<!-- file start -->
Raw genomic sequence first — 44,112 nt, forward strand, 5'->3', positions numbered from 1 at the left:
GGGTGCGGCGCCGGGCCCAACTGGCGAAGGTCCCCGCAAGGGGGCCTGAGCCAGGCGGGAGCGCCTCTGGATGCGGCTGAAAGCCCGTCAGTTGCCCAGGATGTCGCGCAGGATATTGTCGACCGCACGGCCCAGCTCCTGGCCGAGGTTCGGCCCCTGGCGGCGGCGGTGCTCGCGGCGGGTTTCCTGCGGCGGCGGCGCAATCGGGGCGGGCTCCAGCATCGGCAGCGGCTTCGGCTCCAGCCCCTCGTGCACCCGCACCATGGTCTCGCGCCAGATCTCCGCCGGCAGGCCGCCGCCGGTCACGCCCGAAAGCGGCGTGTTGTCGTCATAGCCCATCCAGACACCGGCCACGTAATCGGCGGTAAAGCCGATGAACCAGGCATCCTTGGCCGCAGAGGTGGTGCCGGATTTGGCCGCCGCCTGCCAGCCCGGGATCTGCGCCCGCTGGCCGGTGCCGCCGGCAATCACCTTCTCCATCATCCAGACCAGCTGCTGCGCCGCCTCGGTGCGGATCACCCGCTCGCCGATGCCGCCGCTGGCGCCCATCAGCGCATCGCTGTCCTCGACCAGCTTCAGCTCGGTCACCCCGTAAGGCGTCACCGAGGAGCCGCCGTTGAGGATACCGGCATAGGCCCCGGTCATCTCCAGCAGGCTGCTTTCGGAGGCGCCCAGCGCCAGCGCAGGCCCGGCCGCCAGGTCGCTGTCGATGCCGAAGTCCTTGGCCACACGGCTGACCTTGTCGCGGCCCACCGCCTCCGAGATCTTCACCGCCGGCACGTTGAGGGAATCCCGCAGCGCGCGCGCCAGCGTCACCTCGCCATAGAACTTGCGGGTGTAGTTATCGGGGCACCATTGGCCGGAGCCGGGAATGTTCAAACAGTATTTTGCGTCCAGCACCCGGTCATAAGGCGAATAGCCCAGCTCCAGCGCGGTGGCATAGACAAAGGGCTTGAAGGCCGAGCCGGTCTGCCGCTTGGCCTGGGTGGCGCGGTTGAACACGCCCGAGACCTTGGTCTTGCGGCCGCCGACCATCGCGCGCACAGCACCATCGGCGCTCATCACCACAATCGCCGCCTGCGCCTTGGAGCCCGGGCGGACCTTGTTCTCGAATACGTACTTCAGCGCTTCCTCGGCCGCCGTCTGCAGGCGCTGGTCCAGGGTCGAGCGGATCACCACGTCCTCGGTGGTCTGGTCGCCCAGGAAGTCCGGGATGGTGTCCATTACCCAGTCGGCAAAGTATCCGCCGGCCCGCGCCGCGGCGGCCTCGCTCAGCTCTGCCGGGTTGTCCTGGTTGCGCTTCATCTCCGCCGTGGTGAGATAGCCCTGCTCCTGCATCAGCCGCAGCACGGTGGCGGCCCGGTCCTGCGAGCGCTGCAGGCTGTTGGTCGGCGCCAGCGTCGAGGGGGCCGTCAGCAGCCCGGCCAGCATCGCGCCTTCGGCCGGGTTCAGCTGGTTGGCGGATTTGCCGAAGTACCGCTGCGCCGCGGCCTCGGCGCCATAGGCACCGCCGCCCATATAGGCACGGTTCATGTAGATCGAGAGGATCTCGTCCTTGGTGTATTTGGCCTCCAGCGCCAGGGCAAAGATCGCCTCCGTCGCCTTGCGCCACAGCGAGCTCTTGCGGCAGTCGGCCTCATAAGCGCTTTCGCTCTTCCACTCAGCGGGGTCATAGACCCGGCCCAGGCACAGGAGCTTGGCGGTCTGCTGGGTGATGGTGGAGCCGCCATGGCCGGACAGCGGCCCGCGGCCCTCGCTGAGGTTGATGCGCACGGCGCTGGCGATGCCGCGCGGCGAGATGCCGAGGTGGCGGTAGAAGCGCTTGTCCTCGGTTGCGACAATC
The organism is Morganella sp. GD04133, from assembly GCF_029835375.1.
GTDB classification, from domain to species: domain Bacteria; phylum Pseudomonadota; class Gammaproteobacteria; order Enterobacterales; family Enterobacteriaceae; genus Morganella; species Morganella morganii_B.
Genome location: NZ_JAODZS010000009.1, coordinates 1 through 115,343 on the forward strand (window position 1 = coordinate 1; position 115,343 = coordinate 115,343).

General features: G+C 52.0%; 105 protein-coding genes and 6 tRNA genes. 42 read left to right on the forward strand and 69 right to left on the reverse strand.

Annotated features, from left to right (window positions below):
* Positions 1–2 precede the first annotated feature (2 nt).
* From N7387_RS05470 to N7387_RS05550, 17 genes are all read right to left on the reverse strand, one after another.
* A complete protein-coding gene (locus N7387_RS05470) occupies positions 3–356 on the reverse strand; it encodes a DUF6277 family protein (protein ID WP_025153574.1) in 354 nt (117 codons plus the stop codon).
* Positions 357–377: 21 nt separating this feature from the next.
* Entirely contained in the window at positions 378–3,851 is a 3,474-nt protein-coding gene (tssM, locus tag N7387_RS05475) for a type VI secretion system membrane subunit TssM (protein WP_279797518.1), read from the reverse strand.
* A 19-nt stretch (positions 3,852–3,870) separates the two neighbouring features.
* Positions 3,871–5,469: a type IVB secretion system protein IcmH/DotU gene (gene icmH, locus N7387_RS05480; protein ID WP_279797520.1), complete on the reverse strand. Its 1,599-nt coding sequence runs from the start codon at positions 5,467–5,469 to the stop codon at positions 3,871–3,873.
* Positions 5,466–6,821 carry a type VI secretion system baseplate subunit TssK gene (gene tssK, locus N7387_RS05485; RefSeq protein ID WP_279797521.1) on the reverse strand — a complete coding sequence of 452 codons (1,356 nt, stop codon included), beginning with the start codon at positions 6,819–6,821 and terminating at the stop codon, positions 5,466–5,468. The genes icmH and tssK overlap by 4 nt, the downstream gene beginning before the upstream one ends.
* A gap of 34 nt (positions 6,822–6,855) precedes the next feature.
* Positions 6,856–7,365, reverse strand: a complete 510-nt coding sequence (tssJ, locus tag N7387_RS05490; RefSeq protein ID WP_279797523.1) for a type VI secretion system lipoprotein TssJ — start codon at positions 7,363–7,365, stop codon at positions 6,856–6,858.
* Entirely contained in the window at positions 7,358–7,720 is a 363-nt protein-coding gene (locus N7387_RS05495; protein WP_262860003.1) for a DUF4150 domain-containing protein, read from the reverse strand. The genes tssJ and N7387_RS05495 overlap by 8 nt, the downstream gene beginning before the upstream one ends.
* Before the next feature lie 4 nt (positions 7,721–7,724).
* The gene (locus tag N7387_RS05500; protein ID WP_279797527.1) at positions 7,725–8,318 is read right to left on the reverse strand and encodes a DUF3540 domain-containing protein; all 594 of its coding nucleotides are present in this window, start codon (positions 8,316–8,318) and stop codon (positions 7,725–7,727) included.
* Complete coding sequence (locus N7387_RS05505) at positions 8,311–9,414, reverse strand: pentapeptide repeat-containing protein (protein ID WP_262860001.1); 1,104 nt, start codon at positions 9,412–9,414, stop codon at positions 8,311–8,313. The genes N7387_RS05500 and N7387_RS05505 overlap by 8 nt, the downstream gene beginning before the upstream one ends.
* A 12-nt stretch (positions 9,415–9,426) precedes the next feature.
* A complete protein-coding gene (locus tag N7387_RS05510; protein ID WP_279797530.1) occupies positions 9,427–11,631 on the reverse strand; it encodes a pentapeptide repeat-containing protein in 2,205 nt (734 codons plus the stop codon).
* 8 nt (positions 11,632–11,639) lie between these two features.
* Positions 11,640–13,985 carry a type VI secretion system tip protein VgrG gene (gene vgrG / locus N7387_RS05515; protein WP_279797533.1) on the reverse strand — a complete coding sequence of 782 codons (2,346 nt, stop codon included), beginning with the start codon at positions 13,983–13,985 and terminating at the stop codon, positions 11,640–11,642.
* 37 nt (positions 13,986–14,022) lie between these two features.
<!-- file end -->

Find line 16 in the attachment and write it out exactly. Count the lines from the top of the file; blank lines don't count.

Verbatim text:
* A gap of 34 nt (positions 6,822–6,855) precedes the next feature.